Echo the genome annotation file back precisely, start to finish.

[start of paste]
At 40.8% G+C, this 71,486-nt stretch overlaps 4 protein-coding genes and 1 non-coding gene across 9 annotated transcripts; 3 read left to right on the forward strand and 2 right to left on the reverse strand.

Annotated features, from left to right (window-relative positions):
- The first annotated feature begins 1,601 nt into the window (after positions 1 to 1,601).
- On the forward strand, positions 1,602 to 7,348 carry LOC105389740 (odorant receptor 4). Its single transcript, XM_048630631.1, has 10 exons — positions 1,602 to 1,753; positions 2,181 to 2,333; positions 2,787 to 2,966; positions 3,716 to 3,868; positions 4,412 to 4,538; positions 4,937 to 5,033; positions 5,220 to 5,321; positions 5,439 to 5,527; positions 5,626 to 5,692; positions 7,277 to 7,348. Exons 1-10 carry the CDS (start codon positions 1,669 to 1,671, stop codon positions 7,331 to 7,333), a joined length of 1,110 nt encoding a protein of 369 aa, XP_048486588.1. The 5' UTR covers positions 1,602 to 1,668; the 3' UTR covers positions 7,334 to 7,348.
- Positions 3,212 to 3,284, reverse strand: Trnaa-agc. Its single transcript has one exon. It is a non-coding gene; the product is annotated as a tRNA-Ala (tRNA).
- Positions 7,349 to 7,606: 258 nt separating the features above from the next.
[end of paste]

At 40.8% G+C, this 71,486-nt stretch overlaps 4 protein-coding genes and 1 non-coding gene across 9 annotated transcripts; 3 read left to right on the forward strand and 2 right to left on the reverse strand.

Annotated features, from left to right (window-relative positions):
- The first annotated feature begins 1,601 nt into the window (after positions 1 to 1,601).
- On the forward strand, positions 1,602 to 7,348 carry LOC105389740 (odorant receptor 4). Its single transcript, XM_048630631.1, has 10 exons — positions 1,602 to 1,753; positions 2,181 to 2,333; positions 2,787 to 2,966; positions 3,716 to 3,868; positions 4,412 to 4,538; positions 4,937 to 5,033; positions 5,220 to 5,321; positions 5,439 to 5,527; positions 5,626 to 5,692; positions 7,277 to 7,348. Exons 1-10 carry the CDS (start codon positions 1,669 to 1,671, stop codon positions 7,331 to 7,333), a joined length of 1,110 nt encoding a protein of 369 aa, XP_048486588.1. The 5' UTR covers positions 1,602 to 1,668; the 3' UTR covers positions 7,334 to 7,348.
- Positions 3,212 to 3,284, reverse strand: Trnaa-agc. Its single transcript has one exon. It is a non-coding gene; the product is annotated as a tRNA-Ala (tRNA).
- Positions 7,349 to 7,606: 258 nt separating the features above from the next.